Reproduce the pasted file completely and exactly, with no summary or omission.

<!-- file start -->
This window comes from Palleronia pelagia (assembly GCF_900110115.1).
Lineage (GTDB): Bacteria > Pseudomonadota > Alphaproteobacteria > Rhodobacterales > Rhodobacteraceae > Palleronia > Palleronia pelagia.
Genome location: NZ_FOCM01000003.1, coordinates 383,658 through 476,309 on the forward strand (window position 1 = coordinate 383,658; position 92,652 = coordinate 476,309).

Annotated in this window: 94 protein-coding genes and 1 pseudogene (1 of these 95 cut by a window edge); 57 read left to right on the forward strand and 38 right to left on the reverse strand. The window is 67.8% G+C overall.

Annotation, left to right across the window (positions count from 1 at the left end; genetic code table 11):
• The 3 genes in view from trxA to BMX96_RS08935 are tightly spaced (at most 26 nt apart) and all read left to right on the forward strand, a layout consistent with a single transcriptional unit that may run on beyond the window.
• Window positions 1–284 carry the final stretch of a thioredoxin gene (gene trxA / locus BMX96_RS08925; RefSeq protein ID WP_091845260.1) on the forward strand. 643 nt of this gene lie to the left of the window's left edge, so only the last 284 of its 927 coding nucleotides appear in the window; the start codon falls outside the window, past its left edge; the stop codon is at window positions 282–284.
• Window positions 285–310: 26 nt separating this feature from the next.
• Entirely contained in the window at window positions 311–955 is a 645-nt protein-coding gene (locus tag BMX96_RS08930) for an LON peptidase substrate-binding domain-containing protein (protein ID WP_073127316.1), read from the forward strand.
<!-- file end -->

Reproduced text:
This window comes from Palleronia pelagia (assembly GCF_900110115.1).
Lineage (GTDB): Bacteria > Pseudomonadota > Alphaproteobacteria > Rhodobacterales > Rhodobacteraceae > Palleronia > Palleronia pelagia.
Genome location: NZ_FOCM01000003.1, coordinates 383,658 through 476,309 on the forward strand (window position 1 = coordinate 383,658; position 92,652 = coordinate 476,309).

Annotated in this window: 94 protein-coding genes and 1 pseudogene (1 of these 95 cut by a window edge); 57 read left to right on the forward strand and 38 right to left on the reverse strand. The window is 67.8% G+C overall.

Annotation, left to right across the window (positions count from 1 at the left end; genetic code table 11):
• The 3 genes in view from trxA to BMX96_RS08935 are tightly spaced (at most 26 nt apart) and all read left to right on the forward strand, a layout consistent with a single transcriptional unit that may run on beyond the window.
• Window positions 1–284 carry the final stretch of a thioredoxin gene (gene trxA / locus BMX96_RS08925; RefSeq protein ID WP_091845260.1) on the forward strand. 643 nt of this gene lie to the left of the window's left edge, so only the last 284 of its 927 coding nucleotides appear in the window; the start codon falls outside the window, past its left edge; the stop codon is at window positions 282–284.
• Window positions 285–310: 26 nt separating this feature from the next.
• Entirely contained in the window at window positions 311–955 is a 645-nt protein-coding gene (locus tag BMX96_RS08930) for an LON peptidase substrate-binding domain-containing protein (protein ID WP_073127316.1), read from the forward strand.